The mastodon was named in 1813 by Georges Cuvier, who clearly had his mind on one thing. To create this new genus name, Cuvier combined the Greek word mastos, meaning "breast", and "dontos", meaning "tooth". The word itself literally had the denotation of "breast-tooth", and was meant to describe how mastodon teeth have tiny nubs on their teeth, not altogether un-mammary-esque. Mastos (which in Greek was particular to the female breast, and you may recognize it from mastectomy) comes from the Proto-Indo-European word mad, or "dripping", a connection to milk. Meanwhile, dontos is directly from the Proto-Indo-European root dent, which meant "teeth", plural. You may recognize it from orthodontics and other such terms. Usage of the word mastodon is on the decline since the early twentieth century.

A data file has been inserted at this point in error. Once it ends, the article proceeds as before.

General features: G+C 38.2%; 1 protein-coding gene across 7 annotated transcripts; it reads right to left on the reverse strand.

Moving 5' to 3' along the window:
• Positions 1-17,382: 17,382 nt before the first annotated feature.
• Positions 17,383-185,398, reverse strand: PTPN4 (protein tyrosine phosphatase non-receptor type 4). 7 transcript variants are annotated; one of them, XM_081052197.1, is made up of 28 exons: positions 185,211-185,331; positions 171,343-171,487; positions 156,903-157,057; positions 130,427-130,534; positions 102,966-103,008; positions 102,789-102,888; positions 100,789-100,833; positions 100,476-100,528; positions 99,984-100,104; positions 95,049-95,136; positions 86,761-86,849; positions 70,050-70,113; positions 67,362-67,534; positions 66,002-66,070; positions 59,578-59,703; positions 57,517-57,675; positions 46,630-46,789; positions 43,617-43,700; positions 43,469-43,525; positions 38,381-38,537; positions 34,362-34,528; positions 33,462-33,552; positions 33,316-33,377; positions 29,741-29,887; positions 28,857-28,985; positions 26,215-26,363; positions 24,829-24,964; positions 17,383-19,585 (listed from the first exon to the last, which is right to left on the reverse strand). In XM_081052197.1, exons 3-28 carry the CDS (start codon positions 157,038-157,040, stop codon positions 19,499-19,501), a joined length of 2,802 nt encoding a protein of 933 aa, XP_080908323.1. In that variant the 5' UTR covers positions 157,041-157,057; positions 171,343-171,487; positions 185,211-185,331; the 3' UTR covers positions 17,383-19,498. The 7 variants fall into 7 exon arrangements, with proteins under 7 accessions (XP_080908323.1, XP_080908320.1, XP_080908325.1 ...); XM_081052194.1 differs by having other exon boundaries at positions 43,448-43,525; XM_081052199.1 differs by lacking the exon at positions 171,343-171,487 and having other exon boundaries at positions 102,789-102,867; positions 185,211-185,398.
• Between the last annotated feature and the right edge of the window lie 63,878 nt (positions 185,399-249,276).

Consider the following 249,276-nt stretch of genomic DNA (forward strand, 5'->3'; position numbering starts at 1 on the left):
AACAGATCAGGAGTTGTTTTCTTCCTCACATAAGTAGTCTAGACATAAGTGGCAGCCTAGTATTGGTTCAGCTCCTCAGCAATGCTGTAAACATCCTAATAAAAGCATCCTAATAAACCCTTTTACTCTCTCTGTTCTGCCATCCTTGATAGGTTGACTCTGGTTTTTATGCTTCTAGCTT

Hello! I'm Adam Aleksic, a rising junior studying government and linguistics at Harvard University, where I co-founded the Harvard Undergraduate Linguistics Society. In addition to etymology, I also really enjoy trivia, politics, vexillology, geography, board games, conlanging, art history, and law.